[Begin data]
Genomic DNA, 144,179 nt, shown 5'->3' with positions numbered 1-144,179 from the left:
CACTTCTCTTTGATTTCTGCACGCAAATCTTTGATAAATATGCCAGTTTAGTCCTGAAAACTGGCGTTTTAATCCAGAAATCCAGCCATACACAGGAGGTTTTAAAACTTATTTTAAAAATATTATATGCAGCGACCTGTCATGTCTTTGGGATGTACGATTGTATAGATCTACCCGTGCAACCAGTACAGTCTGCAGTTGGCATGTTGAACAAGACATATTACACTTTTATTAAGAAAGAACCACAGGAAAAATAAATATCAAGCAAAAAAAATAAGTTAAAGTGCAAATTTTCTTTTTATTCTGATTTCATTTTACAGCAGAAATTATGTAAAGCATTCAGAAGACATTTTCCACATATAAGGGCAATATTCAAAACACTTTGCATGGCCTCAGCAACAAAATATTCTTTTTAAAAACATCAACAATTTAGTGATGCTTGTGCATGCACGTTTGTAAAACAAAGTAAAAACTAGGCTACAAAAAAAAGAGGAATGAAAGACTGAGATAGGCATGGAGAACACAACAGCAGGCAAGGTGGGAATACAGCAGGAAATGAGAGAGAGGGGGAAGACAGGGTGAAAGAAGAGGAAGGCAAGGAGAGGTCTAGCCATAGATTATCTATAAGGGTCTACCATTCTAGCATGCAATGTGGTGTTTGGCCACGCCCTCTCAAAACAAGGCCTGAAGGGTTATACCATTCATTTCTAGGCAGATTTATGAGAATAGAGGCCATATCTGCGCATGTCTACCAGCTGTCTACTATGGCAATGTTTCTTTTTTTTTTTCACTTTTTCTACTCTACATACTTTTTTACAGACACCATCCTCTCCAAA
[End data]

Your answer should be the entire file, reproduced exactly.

Genomic DNA, 144,179 nt, shown 5'->3' with positions numbered 1-144,179 from the left:
CACTTCTCTTTGATTTCTGCACGCAAATCTTTGATAAATATGCCAGTTTAGTCCTGAAAACTGGCGTTTTAATCCAGAAATCCAGCCATACACAGGAGGTTTTAAAACTTATTTTAAAAATATTATATGCAGCGACCTGTCATGTCTTTGGGATGTACGATTGTATAGATCTACCCGTGCAACCAGTACAGTCTGCAGTTGGCATGTTGAACAAGACATATTACACTTTTATTAAGAAAGAACCACAGGAAAAATAAATATCAAGCAAAAAAAATAAGTTAAAGTGCAAATTTTCTTTTTATTCTGATTTCATTTTACAGCAGAAATTATGTAAAGCATTCAGAAGACATTTTCCACATATAAGGGCAATATTCAAAACACTTTGCATGGCCTCAGCAACAAAATATTCTTTTTAAAAACATCAACAATTTAGTGATGCTTGTGCATGCACGTTTGTAAAACAAAGTAAAAACTAGGCTACAAAAAAAAGAGGAATGAAAGACTGAGATAGGCATGGAGAACACAACAGCAGGCAAGGTGGGAATACAGCAGGAAATGAGAGAGAGGGGGAAGACAGGGTGAAAGAAGAGGAAGGCAAGGAGAGGTCTAGCCATAGATTATCTATAAGGGTCTACCATTCTAGCATGCAATGTGGTGTTTGGCCACGCCCTCTCAAAACAAGGCCTGAAGGGTTATACCATTCATTTCTAGGCAGATTTATGAGAATAGAGGCCATATCTGCGCATGTCTACCAGCTGTCTACTATGGCAATGTTTCTTTTTTTTTTTCACTTTTTCTACTCTACATACTTTTTTACAGACACCATCCTCTCCAAA